A culture of communication doesn’t mean micromanaging everything workers do or scheduling endless meetings. Rather, it means normalizing the idea that employees should keep one another — and their managers — updated on their work. There are multiple ways to do this. You might set up team-specific communication channels, like in Teams or Slack, or hold morning stand-ups where everyone briefly shares what they’re doing that day.

When people know what their colleagues are up to, they can collaborate more effectively. Importantly, they also feel like they’re part of a real team, not an atomized individual plugging away on a to-do list all alone.

As a leader, you can support a culture of communication by staying accessible yourself. Institute an open-door policy so people can come to you for help or a friendly chat whenever needed. Share updates on your own work and any insights you can offer into broader organizational happenings. If employees see you prioritizing open communication, they’ll follow suit.

3. Provide learning opportunities

Research has long supported the idea that learning opportunities can be an effective tool to promote employee engagement. In one survey, 71 percent of respondents said training increases their job satisfaction, and 61 percent said upskilling opportunities influence their decision to stay at a job.

Thanks to advances in digital learning, it’s easy to deliver robust learning experiences to remote employees.

Learning opportunities with a social component, like digital coaching or virtual instructor-led training, can be particularly potent options for engaging employees that work remotely. Not only do these learning opportunities help employees build valuable technical and leadership skills, but they may also alleviate some of the isolation remote workers can experience.

4. Use video chat for work and fun

People who have friends at work tend to be more productive and more satisfied with their jobs, but remote work can make it harder to socialize with coworkers. The common communication channels — instant messaging, email — don’t have the same personal warmth as the casual face-to-face chats one could have in the office.

And while popping by someone’s desk to say “hi” is generally a welcome diversion for everyone involved, it can feel downright weird to send someone a message on Teams simply to shoot the breeze.

Video chats can make interpersonal interactions between remote colleagues feel less awkward, which makes it easier to build the social connections that keep your remote employees engaged. Consider using video platforms whenever you can for meetings and encourage people to keep their cameras on.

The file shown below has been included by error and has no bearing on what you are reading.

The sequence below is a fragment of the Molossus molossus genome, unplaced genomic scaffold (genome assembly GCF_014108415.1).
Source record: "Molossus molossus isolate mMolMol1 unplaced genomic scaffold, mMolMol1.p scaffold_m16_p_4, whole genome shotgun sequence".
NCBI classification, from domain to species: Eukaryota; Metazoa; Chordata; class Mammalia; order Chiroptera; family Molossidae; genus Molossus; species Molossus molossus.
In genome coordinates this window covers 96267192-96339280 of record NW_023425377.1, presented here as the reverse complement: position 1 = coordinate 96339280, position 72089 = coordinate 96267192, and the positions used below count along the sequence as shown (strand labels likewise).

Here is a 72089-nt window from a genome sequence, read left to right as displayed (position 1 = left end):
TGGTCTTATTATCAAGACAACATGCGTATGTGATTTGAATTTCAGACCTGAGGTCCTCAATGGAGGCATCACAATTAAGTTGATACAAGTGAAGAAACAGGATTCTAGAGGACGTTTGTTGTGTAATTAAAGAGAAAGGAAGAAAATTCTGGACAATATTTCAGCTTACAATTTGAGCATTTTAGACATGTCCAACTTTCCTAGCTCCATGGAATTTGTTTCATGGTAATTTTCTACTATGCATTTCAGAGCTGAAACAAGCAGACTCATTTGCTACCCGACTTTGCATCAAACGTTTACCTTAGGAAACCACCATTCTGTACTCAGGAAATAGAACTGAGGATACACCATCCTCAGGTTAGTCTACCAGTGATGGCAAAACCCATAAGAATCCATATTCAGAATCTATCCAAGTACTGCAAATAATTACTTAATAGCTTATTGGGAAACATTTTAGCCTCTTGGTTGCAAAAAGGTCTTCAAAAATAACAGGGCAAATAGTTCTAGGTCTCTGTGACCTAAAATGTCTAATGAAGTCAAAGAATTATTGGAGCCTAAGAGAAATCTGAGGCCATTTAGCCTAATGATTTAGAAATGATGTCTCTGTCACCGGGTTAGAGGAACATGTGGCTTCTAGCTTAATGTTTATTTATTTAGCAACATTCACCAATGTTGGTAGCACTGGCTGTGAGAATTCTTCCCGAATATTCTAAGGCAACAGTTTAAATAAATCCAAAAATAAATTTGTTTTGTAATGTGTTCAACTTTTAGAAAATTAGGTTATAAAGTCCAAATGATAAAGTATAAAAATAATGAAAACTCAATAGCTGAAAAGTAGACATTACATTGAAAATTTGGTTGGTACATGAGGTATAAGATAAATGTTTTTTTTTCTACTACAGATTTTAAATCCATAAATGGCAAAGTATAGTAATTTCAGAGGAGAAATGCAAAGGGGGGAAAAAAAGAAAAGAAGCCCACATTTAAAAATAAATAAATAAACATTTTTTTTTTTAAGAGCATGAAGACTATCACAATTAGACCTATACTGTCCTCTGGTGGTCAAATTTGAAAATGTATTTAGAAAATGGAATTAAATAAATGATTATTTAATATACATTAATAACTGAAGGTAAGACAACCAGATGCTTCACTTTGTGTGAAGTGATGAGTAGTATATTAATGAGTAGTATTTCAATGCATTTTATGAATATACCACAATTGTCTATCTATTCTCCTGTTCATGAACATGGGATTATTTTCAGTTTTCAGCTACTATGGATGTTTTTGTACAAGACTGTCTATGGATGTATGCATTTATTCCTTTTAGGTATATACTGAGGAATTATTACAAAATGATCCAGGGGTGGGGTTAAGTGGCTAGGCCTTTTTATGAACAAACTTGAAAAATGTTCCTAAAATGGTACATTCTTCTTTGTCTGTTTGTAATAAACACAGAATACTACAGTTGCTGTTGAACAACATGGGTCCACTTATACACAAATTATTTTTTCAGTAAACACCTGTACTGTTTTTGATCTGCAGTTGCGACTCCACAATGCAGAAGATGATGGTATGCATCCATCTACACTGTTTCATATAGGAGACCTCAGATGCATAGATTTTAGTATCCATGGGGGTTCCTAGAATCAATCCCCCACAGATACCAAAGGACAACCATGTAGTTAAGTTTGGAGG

To support socialization, leaders can try setting aside time at the start or end of each meeting for personal chats, creating video conference rooms where people can eat lunch together, and hosting trivia contests or other purely social activities over video.

5. Recognize employee accomplishments

According to one study, employees who feel recognized by their managers are 40 percent more engaged than employees who don’t. However, it can be easy to miss opportunities to recognize employees when you’re not in the same place.

And when we do recognize remote employees, it can be underwhelming. A “nice job” Slack message doesn’t feel as fulfilling as a handshake from the boss in front of the whole team.

But remote recognition can still be impactful — it just requires a bit more intention. Managers should be vigilant when looking for opportunities to praise team members, and recognition should happen in public channels or video calls for maximum effect. Tangible rewards, like monetary bonuses or points that can be redeemed for prizes, can also make remote recognition more motivating.

Encourage employees to recognize each other, too. Peer-to-peer recognition can be almost as powerful as manager recognition.

6. Ask employees what they need

Finally, if you’re not sure how to motivate remote employees, just ask them!

Different people need different things to feel engaged at work. Some team members may want more socializing on video chats, while others may wish for more learning opportunities. Some may need the occasional pep talk.

Instead of trying to guess how to engage employees in a remote environment, set aside time to ask during regular check-ins. In addition to discussing work, ask how your team members feel and what you can do to support them.

As a bonus, inviting employees to share their input helps them feel recognized and contributes to the culture of communication. In other words, asking for employee feedback can offer an engagement boost all on its own.

The Key to Engaging Your Remote Employees? Intention.

Readers have probably noticed a not-so-subtle theme developing throughout the best practices listed above. The secret for how to motivate remote employees is to be intentional about it.

In the office, when everyone works together in close quarters, things like social connection, communication, and recognition often happen organically. In remote environments, however, these crucial components of employee engagement can slip through the cracks.

By intentionally translating these things to virtual environments, leaders of remote teams can keep their people as engaged and energized as their colleagues in the office — if not more so.

To help employees thrive in remote work arrangements, check out these remote working courses from Skillsoft. All workers, remote or otherwise, are more engaged when they have the tools and knowledge they need to succeed in their roles.